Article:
Learn your refrigerator: An overview of commercial and retail units for refrigeration and HVAC professionals

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If, after completing training at RSI, you enter the commercial refrigeration servicing field in Phoenix, AZ, you might find yourself maintaining and repairing plenty of pretty common (and neat!) refrigerated units. These units might hold food products, drinks, or retail goods that need to be kept cold. Below, you can find a brief overview of some of the types of cooling equipment you might encounter:

Walk-in Refrigeration Units

These are some of the largest refrigeration units in stores, groceries, and restaurants. They are cooled by giant compressors, or systems that enable refrigeration gases to be highly pressurized. These highly pressurized coolants are then released into the refrigeration coils. There, the coolants evaporate, removing heat from the cavernous interiors of the refrigerators. Because of their structures and features, they can be set to cooler temperatures than you might typically be able to set your home refrigerators to.

Walk-in coolers are usually not visible to the public. They are hidden at the back of a grocery, restaurant, café, or big-box store. Only the employees of the business and, of course, the refrigeration technician, with proper permissions are allowed to enter the units. These large units enable food and beverage products to be deeply cooled for long periods of time. They are typically large enough to enable people to enter them and move around in them.

People who work in walk-in refrigeration units whether they service them, like some RSI graduates do, or whether they work with them in-store, as part of their daily job must follow safety instructions thoroughly to avoid injury, shock, or even death. They must understand sanitation, and, most importantly, basic safety precautions, to work in these units. They must be careful not to fall because there’s a puddle of refrigeration fluid on the floor, and must not harm themselves from overexposure to cold while working. Many people who work inside walk-in refrigeration units don cold-protective, insulated clothing to guard against frostbite, and are careful to keep themselves well-hydrated.

Deli, Bakery, and Produce Cases

These types of refrigeration units are standalone units that are lower and wider than walk-in refrigeration units. Full-grown adults cannot enter them, walk around in them, or perform full-body work in them. However, they are designed so that food service and HVAC workers can reach into them and walk around them easily.

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Refrigerated cases are usually illuminated by interior fluorescent lights, so food preparation workers or store customers can see products to reach for them, or purchase them. There are typically either several shelves to hold foodstuffs, or there is one deep-set shelf on which several layers of items can be stacked (especially deli cases). They usually have stainless steel or aluminum interiors, as well.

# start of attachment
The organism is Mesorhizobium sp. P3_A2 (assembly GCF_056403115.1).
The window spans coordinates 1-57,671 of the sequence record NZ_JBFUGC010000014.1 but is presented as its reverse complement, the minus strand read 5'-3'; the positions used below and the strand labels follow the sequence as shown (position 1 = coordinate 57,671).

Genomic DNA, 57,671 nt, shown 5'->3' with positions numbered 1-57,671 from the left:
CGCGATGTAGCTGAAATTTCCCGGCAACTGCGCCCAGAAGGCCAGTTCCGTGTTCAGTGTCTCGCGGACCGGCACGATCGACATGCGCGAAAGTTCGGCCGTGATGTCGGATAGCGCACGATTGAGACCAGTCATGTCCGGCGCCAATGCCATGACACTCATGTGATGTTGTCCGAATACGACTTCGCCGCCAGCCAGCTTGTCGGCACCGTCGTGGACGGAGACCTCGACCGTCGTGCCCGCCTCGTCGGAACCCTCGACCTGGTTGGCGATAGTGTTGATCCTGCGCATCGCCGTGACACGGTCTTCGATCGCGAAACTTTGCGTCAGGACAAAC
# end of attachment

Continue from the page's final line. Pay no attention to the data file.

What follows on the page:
Deli and bakery cases can vary greatly in size, from small, mobile units that can easily be moved to change a store layout, to large, heavy cases that remain stationary on the floor. Most all are encased in glass; smaller cases have sliding or swinging glass doors that can be opened easily, but still seal effectively to keep cold in and heat out.

Refrigeration specialists and HVAC workers must take normal precautions when working with this equipment. Some of these precautions include making sure units are unplugged before using non-diagnostic servicing equipment, and ensuring that one’s hands are free of liquid or materials that conduct electrical current before proceeding with repairs.

Stand-Alone Retail Refrigeration Units

Retail refrigeration units are the most similar to those you’d find in your home or apartment. One of the most striking differences between commercial units and home units is the physical appearance. Upon seeing a retail refrigerator, you might be tempted to think, Oooh, that’s fancy!

And indeed, some of them are! They can come in different shapes, such as octagons or triangles. Many have unit bodies composed entirely of glass, so shoppers or restaurant workers can see the products within them at all times. Others are made of brushed stainless steel, so they look gorgeous and cutting-edge. They can come in double or triple widths, with the corresponding number of doors.

Besides appearance, these retail refrigerators are different from home units because they can cool at lower temperatures. The combination of great cooling power and physical allure makes them ideal for storing giant gourmet sandwiches, beautiful flower bouquets, or fancy, luscious cakes and pies. Maintaining these units is similar to maintaining home units; however, they might be under extended warranties that cover more repairs and parts.

The world of commercial refrigeration is vast, and can be quite interesting. By learning more about what kinds of commercial refrigerators are out there, you can decide what sort of work environment will be best for your individual interests and needs and then attain appropriate refrigeration training to get started on a fulfilling and interesting career.

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